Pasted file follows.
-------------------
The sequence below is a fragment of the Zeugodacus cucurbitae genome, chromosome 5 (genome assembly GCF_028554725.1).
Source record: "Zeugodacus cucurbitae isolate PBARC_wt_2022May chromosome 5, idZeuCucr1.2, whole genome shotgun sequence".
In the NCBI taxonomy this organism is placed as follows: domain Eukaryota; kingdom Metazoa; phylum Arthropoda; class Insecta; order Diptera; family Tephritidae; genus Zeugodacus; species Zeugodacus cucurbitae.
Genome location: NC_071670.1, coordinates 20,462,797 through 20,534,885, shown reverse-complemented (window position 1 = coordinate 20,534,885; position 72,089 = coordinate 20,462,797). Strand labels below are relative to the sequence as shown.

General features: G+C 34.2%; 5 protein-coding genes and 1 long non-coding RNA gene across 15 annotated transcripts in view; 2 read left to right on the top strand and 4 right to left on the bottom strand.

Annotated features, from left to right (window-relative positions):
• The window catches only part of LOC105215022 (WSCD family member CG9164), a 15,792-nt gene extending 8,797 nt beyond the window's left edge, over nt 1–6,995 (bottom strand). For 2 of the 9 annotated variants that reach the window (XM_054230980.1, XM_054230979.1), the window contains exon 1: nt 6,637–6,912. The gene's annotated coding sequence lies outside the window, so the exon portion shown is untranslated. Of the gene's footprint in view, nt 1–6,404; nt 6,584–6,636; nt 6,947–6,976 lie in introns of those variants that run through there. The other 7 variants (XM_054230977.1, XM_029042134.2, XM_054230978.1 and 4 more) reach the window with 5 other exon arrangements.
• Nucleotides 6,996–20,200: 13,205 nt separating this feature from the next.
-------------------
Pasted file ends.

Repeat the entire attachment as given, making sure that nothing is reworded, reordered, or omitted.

The sequence below is a fragment of the Zeugodacus cucurbitae genome, chromosome 5 (genome assembly GCF_028554725.1).
Source record: "Zeugodacus cucurbitae isolate PBARC_wt_2022May chromosome 5, idZeuCucr1.2, whole genome shotgun sequence".
In the NCBI taxonomy this organism is placed as follows: domain Eukaryota; kingdom Metazoa; phylum Arthropoda; class Insecta; order Diptera; family Tephritidae; genus Zeugodacus; species Zeugodacus cucurbitae.
Genome location: NC_071670.1, coordinates 20,462,797 through 20,534,885, shown reverse-complemented (window position 1 = coordinate 20,534,885; position 72,089 = coordinate 20,462,797). Strand labels below are relative to the sequence as shown.

General features: G+C 34.2%; 5 protein-coding genes and 1 long non-coding RNA gene across 15 annotated transcripts in view; 2 read left to right on the top strand and 4 right to left on the bottom strand.

Annotated features, from left to right (window-relative positions):
• The window catches only part of LOC105215022 (WSCD family member CG9164), a 15,792-nt gene extending 8,797 nt beyond the window's left edge, over nt 1–6,995 (bottom strand). For 2 of the 9 annotated variants that reach the window (XM_054230980.1, XM_054230979.1), the window contains exon 1: nt 6,637–6,912. The gene's annotated coding sequence lies outside the window, so the exon portion shown is untranslated. Of the gene's footprint in view, nt 1–6,404; nt 6,584–6,636; nt 6,947–6,976 lie in introns of those variants that run through there. The other 7 variants (XM_054230977.1, XM_029042134.2, XM_054230978.1 and 4 more) reach the window with 5 other exon arrangements.
• Nucleotides 6,996–20,200: 13,205 nt separating this feature from the next.